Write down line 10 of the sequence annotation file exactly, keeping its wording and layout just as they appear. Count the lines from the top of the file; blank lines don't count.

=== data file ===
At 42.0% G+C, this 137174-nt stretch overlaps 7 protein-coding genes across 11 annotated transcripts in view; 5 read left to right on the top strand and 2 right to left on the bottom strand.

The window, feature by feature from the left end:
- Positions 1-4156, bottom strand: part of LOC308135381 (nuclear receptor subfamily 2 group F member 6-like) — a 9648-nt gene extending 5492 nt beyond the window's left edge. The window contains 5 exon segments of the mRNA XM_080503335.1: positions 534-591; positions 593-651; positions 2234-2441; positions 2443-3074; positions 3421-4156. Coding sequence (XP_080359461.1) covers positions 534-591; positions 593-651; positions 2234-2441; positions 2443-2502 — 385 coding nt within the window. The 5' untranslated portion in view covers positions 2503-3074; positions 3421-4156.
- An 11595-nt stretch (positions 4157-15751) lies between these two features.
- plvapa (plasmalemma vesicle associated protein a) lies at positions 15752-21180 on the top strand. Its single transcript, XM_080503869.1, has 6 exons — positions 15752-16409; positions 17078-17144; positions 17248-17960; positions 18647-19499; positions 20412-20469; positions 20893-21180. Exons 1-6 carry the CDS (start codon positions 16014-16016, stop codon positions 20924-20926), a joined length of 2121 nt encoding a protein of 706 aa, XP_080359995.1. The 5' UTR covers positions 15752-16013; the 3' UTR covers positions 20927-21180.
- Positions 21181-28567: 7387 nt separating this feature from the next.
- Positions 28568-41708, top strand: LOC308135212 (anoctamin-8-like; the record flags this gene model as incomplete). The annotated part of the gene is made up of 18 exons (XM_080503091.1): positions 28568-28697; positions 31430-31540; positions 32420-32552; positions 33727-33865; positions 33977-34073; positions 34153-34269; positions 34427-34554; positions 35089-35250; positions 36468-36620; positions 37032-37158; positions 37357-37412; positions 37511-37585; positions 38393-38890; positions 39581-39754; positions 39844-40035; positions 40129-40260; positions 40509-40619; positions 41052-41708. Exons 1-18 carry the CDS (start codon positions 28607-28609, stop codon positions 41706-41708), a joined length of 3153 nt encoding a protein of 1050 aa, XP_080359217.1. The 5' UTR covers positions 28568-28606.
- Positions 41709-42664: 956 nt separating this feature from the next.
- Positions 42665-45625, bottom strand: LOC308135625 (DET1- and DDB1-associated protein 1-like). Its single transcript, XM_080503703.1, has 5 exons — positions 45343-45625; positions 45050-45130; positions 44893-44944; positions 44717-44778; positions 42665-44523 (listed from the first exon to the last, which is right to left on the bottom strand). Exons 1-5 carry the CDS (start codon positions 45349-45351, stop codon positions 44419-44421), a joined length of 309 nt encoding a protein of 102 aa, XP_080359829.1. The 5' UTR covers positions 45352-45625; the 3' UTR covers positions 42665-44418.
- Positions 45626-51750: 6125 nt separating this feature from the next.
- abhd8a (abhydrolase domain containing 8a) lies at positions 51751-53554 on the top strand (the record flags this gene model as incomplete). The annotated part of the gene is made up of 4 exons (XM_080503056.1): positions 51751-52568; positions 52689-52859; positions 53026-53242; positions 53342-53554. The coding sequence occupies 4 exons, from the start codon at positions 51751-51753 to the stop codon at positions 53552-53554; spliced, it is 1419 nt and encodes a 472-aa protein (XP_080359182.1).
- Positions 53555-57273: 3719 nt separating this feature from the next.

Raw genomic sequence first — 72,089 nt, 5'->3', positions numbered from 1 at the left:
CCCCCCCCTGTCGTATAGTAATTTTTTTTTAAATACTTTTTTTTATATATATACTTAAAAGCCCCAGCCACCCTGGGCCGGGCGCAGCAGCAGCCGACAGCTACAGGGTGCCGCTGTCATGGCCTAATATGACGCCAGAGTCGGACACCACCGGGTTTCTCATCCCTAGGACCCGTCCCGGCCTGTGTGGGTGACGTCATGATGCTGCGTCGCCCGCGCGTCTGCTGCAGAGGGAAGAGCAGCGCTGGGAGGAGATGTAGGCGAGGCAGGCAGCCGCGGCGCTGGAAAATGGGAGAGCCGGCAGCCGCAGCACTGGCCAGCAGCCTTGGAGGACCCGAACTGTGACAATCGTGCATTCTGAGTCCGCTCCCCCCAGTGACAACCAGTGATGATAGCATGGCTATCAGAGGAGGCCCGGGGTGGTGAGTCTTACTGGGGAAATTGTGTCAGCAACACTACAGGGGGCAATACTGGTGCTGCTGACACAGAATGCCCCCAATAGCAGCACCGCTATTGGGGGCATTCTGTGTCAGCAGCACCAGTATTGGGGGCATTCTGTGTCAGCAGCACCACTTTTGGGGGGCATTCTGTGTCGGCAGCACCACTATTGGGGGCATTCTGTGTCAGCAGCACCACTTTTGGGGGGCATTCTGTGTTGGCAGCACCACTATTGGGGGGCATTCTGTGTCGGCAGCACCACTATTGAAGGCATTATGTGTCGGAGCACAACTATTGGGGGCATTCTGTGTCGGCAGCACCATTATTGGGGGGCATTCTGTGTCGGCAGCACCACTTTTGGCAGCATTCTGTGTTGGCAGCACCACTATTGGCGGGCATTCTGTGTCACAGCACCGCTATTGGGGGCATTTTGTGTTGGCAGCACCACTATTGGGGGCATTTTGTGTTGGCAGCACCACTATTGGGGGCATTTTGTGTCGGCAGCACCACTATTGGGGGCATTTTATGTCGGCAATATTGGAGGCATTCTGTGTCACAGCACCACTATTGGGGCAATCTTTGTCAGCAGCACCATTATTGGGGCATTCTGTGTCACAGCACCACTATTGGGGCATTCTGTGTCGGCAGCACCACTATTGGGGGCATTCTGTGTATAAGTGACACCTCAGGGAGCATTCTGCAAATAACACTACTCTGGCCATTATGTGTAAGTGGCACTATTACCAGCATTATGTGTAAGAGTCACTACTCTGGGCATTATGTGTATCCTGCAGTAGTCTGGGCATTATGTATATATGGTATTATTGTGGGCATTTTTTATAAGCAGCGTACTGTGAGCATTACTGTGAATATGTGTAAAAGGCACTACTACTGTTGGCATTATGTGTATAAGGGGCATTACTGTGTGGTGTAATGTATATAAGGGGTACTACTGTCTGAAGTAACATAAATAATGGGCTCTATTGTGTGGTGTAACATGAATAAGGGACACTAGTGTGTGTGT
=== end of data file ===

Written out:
- Positions 45626-51750: 6125 nt separating this feature from the next.